Obviously, if graffiti in Nice had been restricted to the Le 109 cultural centre, it would have been a bit restrictive! Surprisingly, the city of Nice is moving on this issue and now has three free expression walls where talented artists can legally express themselves. The city’s councillors are well aware that there is a wealth of urban talent in and around Nice, and they are also well aware that, as in any urbanised city, there are a few unsightly underpinnings, dull gable walls and areas in need of improvement… so what better way to solve the problem than with street art 😉 Experienced artists and novices alike can now arm themselves with a can of spray paint and let their imagination run riot without risking being caught out!
So it was with curiosity that we continued our walk with Andy, discovering the first free expression wall, which is none other than the outside perimeter wall of 109. I was amazed to discover 4 portraits! The first one blew me away, because yes, Jean Rooble is the great specialist in hyperrealism in France… and we’re often used to attributing this movement to the Americans, who reproduce beautiful photos wonderfully with a brush. But Jean Rooble comes from a graffiti, lettering and wild style background, and he works exclusively with spray paint… What he brings to hyperrealism is a palpable touch of humanity… with each work we are discovering new feelings. This face from a photograph by Ken Wongyoukhong was like a new punch for me. It’s a striking work that I didn’t expect to see in the streets of clean-cut Nice. What a show!
Another portrait, another atmosphere; this time it’s Ernesto Novo who offers us a portrait of Nice graffiti artist OTOM. This practice of artists representing each other is as common in urban art as it was in classical painting. In this portrait we can clearly see Ernesto Novo’s own style, as he covers walls all over the world with his totems and faces.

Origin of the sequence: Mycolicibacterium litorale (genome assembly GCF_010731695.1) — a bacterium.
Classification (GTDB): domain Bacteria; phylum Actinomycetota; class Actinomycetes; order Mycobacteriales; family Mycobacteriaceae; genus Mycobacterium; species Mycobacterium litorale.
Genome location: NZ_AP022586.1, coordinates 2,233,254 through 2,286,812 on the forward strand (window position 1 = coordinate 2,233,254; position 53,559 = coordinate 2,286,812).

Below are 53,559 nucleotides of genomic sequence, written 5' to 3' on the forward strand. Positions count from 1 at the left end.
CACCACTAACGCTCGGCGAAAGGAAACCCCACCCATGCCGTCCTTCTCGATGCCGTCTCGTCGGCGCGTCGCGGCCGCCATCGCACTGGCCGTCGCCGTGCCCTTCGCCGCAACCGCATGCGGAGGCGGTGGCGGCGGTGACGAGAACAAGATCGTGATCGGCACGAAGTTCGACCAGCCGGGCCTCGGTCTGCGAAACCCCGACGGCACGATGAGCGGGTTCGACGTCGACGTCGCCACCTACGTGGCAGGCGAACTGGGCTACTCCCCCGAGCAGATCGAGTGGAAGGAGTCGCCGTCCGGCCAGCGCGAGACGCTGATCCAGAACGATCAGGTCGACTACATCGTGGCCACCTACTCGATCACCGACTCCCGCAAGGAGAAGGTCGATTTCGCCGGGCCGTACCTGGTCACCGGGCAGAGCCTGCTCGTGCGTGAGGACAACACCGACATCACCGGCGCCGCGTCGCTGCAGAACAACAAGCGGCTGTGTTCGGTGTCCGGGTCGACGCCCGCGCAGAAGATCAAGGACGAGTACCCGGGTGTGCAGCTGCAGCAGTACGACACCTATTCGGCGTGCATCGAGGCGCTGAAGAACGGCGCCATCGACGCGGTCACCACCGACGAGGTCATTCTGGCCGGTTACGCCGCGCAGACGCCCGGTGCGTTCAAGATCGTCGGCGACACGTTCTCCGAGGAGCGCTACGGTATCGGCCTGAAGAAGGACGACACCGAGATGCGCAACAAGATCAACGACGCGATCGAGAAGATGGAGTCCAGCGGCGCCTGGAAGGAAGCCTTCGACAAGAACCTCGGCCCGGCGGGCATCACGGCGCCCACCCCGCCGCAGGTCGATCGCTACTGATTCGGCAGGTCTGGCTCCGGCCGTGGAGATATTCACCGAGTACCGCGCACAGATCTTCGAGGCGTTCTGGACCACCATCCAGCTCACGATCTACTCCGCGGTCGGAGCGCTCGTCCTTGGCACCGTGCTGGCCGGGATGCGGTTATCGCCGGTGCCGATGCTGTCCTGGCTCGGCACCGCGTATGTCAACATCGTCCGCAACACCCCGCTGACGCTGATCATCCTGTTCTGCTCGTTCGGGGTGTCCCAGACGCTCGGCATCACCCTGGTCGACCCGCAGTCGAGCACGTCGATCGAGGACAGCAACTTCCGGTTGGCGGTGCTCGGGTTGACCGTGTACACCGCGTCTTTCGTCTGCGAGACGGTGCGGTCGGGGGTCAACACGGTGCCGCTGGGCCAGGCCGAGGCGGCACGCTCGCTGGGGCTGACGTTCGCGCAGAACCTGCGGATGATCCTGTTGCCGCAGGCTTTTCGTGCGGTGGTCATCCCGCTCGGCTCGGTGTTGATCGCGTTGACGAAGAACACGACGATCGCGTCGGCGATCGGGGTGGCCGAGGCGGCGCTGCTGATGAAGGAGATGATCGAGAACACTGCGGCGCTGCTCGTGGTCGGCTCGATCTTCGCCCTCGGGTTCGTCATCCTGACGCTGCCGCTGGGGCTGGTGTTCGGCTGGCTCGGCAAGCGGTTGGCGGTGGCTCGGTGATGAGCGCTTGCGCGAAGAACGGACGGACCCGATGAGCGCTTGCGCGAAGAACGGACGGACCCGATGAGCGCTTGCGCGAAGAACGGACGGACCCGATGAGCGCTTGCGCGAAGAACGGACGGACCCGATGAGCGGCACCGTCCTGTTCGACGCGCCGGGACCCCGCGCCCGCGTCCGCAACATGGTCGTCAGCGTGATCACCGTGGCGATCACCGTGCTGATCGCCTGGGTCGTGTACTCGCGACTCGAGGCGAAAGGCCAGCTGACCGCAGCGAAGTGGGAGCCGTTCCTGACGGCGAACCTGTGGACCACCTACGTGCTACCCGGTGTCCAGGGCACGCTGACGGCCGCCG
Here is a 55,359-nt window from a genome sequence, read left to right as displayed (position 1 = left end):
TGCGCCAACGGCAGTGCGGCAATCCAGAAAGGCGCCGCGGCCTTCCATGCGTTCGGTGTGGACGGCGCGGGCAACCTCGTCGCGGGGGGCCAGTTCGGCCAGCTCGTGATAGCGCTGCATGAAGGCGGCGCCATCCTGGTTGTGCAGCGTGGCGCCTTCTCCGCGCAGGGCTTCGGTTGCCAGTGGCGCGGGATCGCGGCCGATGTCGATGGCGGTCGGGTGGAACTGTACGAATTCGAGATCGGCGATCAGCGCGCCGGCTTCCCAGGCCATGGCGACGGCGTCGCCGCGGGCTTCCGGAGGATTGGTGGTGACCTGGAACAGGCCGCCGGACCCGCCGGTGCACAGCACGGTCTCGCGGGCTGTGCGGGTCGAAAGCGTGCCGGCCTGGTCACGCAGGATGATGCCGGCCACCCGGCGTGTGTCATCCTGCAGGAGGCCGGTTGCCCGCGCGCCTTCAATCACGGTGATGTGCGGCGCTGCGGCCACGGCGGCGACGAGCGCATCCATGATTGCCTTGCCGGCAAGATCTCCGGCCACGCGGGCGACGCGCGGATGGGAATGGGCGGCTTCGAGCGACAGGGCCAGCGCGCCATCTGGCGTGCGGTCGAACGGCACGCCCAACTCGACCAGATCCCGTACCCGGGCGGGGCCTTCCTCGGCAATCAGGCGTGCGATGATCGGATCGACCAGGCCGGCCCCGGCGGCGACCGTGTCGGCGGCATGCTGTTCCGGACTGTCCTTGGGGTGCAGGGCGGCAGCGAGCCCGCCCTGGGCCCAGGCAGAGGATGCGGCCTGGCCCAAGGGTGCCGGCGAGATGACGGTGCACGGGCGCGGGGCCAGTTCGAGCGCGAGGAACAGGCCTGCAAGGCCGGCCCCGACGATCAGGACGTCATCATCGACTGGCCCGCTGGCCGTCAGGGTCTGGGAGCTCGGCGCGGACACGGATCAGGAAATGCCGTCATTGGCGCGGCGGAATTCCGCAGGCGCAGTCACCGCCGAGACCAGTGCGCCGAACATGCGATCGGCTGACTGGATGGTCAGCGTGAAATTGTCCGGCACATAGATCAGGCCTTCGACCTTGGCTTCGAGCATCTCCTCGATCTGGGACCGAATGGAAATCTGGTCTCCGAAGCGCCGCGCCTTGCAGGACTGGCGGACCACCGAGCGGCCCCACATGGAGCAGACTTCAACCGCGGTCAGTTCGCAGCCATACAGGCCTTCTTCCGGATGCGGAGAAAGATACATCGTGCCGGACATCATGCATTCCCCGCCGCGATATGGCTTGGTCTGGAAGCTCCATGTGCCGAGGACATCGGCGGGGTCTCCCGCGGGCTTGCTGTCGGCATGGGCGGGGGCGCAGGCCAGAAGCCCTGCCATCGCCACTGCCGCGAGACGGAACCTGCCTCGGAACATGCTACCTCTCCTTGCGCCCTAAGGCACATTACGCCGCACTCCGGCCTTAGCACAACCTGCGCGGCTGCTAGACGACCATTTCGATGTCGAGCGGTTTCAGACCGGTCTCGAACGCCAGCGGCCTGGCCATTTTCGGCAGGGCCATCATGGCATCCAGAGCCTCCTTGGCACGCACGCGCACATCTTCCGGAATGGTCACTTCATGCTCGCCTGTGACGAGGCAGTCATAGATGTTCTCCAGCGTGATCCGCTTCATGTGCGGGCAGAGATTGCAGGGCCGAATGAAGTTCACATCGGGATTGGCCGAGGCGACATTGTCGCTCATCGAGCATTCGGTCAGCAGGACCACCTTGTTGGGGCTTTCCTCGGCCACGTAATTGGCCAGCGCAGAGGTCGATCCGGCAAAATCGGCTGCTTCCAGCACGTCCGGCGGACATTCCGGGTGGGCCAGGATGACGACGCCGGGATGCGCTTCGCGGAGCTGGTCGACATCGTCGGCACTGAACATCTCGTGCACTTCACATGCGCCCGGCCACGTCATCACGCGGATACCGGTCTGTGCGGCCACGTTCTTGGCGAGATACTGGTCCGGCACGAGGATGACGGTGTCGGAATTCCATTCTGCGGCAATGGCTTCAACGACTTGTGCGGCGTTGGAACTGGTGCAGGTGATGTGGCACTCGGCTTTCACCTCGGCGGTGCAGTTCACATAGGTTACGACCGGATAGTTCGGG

It’s hard to believe that this powerful work is by Wanjah, the same artist who drew an adorable “Baby Love” in Antibes. A committed artist who likes to rap and take the piss out of politicians, his work is sure to send shivers down your spine! You could imagine a rapper on the rampage, you could also imagine a fundamentalist chanting hate speech… you could imagine a lot with this work. In fact, it’s the very essence of art to make people react, provoke, question… and this work completely embodies why art is so important; it offers another way of looking at the world, an open door… to discussion perhaps… In any case, this work will certainly evoke some feelings in you, and that’s why I’ve selected it to illustrate this article 😉
I close this gallery of portraits with a work by Alber Oner, an artist from the Bordeaux region. No political claims, no overly violent feelings; Alber Oner is all about graphics and flat colours that strike the eye without hurting the soul. His work is beautiful, balanced and decorative, and it’s always a pleasure to see one of his colourful portraits in a large number of French towns. Here he’s no exception to the rule, and it’s good to breathe a little too, isn’t it?
Before we set off to discover another of the city’s free expression walls, I’ve put together a small selection of photos to show you the diversity of the works on display outside 109. Graffiti, blazes of all kinds, mangas, portraits of artists, charming monsters… Graffiti in Nice is as varied as in Queens! That’s how well the city hides its game!
After a few bus stops, we arrived at the XV corps wall. As with the previous wall, the first works were orchestrated by the WholeStreet Association as part of the “influence ta ville” (Influence your town) project… unlike the portraits we saw earlier, there’s not much left to see here, apart from a huge graffiti by HKA depicting his child with the Wild Style tagline “Le Meilleur est à venir” (The Best is Yet to Come) and a very strange work that could be attributed to the world-famous artist VILE. But it’s a copy! Yes, even in urban art there are forgers! In the manner of VILE, the graffiti artist has created the letters of the city of Nice in 3D, incorporating elements that make up the city’s identity: palm trees, the Bay of Angels, the pétanque player and even Fernandel (an old french movie character)!
The wall of the XVème corps was not the most exhilarating that day… As it is the nature of urban art to be ephemeral, I bet that by the time you read these lines new works will have seen the light of day on this one.
A few dozen metres from the wall, in the inner courtyard of the Centre Social, you can see Vermeer‘s The Girl with the Pearl, revisited by rising Côte d’Azur urban art star César Malfi… A somewhat bizarre transition that will allow me to tell you a little about my meeting with this young Nice artist who’s on a roll!